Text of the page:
Barristers have seen their fees for public work fall by as much as 60 per cent since 2008, the Bar Council has said.
This “severe reduction” in fees has played a major role in the increase in the numbers leaving the profession, it added.
Competition for work between barristers is a “significant feature of the Irish system” and leads to “constant downward pressure on legal costs, which is intense”, according to the Bar Council.
The points were made in a submission to a United Nations committee in Geneva which is to hear a case on Friday in which Ireland is contesting a claim that people who go to court over alleged infringements of environmental law face the threat of prohibitive legal costs.
The case is the first against Ireland under the Aarhus Convention, which Ireland ratified in 2012 and guarantees access to justice in environmental matters that is not "prohibitively expensive".
Kieran Fitzpatrick, from Cummer, Co Galway, and representatives of the Department of the Environment, Community and Local Government, are to address the convention's compliance committee, which will rule on whether Ireland is in compliance with it.
Mr Fitzpatrick, who is studying for a master’s degree in public law at NUI Galway, has alleged that while Ireland introduced a special procedure to ensure people would not have to bear the other side’s costs, there was a “Catch 22” as a person had to risk “huge adverse legal costs” in making an application to the courts for a declaration that the safeguard applied to the case the applicant wanted to make.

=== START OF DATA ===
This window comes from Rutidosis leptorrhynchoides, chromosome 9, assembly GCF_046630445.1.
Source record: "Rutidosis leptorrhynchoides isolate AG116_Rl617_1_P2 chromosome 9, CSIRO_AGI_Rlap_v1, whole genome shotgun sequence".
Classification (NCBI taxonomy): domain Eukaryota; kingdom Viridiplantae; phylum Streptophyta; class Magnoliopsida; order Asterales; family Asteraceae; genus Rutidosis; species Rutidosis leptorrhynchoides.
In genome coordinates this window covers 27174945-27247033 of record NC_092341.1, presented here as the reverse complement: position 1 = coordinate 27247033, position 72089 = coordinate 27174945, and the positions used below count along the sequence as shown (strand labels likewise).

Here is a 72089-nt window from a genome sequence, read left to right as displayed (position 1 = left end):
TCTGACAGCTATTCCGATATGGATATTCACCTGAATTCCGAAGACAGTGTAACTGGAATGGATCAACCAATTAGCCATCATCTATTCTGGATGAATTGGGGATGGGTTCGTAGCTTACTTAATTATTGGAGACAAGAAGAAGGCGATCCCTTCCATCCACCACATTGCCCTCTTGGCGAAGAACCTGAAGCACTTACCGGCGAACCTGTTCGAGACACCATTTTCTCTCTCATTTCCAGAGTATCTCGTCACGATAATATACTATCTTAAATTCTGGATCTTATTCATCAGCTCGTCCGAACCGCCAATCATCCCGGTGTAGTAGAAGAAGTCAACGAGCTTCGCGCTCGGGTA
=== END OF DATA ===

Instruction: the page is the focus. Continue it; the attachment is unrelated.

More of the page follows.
"I contend that Ireland has not taken sufficient efforts to insure that the legal fees of lawyers involved in litigation are not prohibitively expensive," he said in his submission, which is available on the website, www.unece.org.
In response the Department of the Environment said Mr Fitzpatrick’s claims were misconceived and unfounded.
It said he was effectively stating people who believed their proceedings to be environmental, irrespective as to whether they were correct or not, should enjoy a right to engage lawyers and not be exposed to any risk of an award of costs against them.
It argued Ireland’s response to the convention ensured that costs awards for people who took qualifying cases were not such that they “render access to justice prohibitively expensive”. It said Irish applicants can take environmental cases without legal representation and “very rarely” have to pay the other side’s costs.
It said the “no foal, no fee” arrangement was an “integral part of the Irish legal system” as was the practice of “pro bono” work.